History of the Farm
Memories of a Moorland Farmer
There is a fascinating history with the farm but in places it can be difficult to tie the information together, particularly in the earlier years. We have tried to do some more digging into the archives, but always seem to draw a blank on the farm. Something we will pursue over time.
Luckily, we have a wonderful collection of the deeds, giving us an amazing insight into the many owners over the years.
The earliest records we have are dating back as far as 1665 when on the 10th August during the reign of Lord Charles II a, Walter Lord Ashton rented a cottage for the sum of £31.00 This comprised of some land called Rough Pasture, The Meadow, The Croft, Well Croft and a little Coat or Barn. A total of twenty-five roods (7 acres).
Years ago Highfields Farm was part of a much larger farm, comprising of around 100 acres, a workers cottage & traditional stone barns.
We also have a copy of a book ‘Memories of a Moorland Farmer’ which was written by Len Ward who use to live at the farm. He was born at Highfields Farm in 1919. His childhood was tough, losing his mother in his early twenties, & had little contact with his father. He lived with his grand-parents, aunt & cousin at the farm. In around 1956 he managed to have the farm tenancy signed over to him. He married & raised his family and built the farm up for a number of years.
During the late 1970’s the farms and land were sold & Len moved to a warmer smaller farm in the village of Onecote down the valley. The new owner had no interest in the house or cottage, and they were left empty for over a year. The new owner continued to graze and farm the land until in the early 1980’s the house and cottage were sold separately, and the land divided up.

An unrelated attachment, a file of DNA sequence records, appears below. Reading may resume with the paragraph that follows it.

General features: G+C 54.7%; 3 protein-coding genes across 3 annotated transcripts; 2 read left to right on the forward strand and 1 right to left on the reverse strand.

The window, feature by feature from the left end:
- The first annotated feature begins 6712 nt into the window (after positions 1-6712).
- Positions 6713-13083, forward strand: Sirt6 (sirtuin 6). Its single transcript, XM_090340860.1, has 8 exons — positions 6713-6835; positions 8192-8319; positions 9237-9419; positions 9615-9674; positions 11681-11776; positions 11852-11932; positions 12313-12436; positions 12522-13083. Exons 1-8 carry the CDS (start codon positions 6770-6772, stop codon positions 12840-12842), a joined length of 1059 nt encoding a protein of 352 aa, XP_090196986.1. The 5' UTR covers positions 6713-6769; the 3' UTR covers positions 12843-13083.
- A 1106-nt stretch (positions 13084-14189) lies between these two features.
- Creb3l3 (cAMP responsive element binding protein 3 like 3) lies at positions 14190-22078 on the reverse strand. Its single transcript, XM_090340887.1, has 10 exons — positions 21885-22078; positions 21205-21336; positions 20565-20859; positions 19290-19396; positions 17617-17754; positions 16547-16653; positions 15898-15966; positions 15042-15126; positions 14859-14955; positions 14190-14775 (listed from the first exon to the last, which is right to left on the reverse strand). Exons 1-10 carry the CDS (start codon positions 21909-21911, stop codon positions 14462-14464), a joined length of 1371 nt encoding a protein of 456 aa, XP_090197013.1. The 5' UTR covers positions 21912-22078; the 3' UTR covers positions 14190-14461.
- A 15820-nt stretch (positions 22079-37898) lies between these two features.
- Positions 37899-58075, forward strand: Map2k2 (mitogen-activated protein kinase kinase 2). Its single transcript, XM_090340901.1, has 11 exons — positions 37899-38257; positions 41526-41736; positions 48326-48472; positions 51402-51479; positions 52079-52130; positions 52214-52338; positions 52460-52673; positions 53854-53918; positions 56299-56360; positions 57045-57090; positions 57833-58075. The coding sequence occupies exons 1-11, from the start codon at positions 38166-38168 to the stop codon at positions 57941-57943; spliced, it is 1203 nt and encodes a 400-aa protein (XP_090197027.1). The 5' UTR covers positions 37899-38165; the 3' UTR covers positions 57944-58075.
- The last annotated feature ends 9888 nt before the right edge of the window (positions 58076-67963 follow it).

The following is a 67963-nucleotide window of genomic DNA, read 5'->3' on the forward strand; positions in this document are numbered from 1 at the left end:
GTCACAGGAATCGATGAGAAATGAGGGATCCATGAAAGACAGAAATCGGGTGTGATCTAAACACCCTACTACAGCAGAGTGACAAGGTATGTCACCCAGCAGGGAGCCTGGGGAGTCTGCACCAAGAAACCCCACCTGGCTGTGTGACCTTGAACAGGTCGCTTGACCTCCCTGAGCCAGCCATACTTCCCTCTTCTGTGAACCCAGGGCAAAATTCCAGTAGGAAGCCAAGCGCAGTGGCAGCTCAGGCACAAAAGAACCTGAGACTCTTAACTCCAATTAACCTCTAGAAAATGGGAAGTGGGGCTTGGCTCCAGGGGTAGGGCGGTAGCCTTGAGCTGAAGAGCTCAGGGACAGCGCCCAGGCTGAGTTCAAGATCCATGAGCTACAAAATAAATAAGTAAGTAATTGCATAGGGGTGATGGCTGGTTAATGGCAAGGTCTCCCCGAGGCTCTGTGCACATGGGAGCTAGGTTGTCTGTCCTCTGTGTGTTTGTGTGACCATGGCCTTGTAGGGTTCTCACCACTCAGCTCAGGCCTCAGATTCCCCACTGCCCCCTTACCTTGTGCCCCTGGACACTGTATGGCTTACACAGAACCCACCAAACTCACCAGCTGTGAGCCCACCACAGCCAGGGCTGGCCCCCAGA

Mowing at Highfields with a Bamford One Horse Mower
Pitching Hay into the Barn at Highfields
During Lens time at the farm, he was also involved in a TV series on BBC2 called ‘Living on the Land,’ which shows the later part of Len’s life on the farm. We do have a copy of this available to watch in the barns. Although poor quality in places it does give you an insight into what it was like farming in this area years ago. I have spoken to the BBC archives to try & get a copy & other titles in the series. Wonderful to know that it is available but unfortunately only on old film and the BBC are unable to convert it to DVD as they don’t have the resources. Such a shame…
A fascinating watch – don’t take our word for it, you’ll have to come & visit. Settle down in front of the roaring fire and take a step back in time with some truly wonderful country characters…..
Pitching hay at Highmoor Farm barn, above and to the west of Highfields
Haymaking at Highfields